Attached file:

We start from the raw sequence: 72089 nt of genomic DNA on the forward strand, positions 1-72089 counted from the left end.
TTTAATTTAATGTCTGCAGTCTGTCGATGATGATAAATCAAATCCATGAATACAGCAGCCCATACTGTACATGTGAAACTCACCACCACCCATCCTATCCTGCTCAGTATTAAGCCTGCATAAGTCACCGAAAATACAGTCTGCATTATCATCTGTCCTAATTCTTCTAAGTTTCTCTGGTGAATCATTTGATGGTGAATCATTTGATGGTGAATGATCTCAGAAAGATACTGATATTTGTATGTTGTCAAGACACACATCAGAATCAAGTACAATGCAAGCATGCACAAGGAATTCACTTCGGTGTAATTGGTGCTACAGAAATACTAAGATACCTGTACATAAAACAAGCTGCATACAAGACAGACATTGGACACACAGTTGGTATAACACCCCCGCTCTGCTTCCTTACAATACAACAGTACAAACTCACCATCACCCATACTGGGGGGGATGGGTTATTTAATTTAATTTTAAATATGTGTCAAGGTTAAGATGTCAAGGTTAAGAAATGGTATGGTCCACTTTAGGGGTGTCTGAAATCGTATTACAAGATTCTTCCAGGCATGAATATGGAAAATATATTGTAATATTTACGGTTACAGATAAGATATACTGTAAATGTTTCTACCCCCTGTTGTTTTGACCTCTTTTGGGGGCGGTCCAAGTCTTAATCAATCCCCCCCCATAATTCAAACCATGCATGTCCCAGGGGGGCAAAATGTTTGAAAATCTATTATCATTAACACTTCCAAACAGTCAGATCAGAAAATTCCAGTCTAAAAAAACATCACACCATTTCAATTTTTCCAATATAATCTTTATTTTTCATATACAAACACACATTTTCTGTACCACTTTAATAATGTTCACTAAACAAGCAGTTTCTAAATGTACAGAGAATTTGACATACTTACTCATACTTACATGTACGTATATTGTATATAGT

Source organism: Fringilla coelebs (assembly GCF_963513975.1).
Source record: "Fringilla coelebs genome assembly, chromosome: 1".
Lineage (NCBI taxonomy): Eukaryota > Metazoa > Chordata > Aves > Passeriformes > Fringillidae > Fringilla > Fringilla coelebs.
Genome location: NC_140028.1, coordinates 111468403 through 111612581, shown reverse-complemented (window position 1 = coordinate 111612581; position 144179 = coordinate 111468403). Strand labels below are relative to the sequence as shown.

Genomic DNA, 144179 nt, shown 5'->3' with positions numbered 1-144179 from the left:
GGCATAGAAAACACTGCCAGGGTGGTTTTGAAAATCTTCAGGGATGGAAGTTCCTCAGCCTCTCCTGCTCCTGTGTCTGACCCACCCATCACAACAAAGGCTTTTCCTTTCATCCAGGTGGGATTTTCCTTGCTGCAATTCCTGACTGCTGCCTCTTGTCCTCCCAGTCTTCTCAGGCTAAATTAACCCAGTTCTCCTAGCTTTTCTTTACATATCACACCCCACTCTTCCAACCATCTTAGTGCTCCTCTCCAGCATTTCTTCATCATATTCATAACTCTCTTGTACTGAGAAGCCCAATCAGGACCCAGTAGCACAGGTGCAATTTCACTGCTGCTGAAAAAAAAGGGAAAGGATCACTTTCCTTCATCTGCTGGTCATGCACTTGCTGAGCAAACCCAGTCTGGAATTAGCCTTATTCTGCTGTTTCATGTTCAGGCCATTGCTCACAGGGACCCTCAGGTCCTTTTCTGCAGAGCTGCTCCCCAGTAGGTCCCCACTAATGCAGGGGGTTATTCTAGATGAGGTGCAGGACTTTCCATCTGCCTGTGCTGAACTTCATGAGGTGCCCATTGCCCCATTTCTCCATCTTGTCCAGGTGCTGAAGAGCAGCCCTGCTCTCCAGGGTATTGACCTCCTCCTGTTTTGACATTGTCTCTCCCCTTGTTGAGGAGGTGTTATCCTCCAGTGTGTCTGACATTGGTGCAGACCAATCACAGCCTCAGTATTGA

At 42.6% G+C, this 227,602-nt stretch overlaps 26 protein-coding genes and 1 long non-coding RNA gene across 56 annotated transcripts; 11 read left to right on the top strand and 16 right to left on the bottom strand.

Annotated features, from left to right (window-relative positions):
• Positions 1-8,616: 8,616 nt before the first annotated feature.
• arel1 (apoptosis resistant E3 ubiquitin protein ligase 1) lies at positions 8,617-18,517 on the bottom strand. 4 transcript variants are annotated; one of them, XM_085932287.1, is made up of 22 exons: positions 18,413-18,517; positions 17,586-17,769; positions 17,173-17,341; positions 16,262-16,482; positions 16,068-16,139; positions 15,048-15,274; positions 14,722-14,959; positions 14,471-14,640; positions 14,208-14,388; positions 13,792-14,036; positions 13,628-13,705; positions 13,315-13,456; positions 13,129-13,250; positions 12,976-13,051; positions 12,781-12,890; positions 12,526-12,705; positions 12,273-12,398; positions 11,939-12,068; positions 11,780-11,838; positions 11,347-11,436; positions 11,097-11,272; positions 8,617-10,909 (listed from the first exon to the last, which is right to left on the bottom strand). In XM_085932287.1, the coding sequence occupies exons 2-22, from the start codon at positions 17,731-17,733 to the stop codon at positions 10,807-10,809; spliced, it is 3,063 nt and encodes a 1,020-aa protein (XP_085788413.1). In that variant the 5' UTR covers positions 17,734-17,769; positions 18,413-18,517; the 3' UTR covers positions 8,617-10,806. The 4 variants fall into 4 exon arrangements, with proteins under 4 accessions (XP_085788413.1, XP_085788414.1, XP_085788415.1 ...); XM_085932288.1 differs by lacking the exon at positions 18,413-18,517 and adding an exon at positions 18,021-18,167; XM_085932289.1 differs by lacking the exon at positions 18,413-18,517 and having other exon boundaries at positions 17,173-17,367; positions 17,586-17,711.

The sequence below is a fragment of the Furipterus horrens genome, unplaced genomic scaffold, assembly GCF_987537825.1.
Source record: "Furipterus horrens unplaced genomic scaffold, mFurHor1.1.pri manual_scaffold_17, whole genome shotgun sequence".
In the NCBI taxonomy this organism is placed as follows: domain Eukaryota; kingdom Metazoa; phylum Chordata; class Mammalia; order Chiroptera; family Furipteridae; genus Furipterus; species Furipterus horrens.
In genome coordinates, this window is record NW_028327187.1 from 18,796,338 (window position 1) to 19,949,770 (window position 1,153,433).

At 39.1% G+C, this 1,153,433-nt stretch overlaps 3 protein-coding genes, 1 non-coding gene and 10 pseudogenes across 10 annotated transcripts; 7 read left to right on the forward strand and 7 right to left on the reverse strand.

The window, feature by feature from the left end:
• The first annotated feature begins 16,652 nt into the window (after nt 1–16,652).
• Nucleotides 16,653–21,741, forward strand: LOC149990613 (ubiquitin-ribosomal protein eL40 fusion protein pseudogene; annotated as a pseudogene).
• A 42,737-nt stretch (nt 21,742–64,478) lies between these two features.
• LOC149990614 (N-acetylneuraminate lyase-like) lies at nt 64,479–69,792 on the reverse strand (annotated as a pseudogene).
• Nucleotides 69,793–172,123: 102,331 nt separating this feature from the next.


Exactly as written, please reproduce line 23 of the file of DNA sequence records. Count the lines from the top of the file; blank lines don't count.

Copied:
• Nucleotides 69,793–172,123: 102,331 nt separating this feature from the next.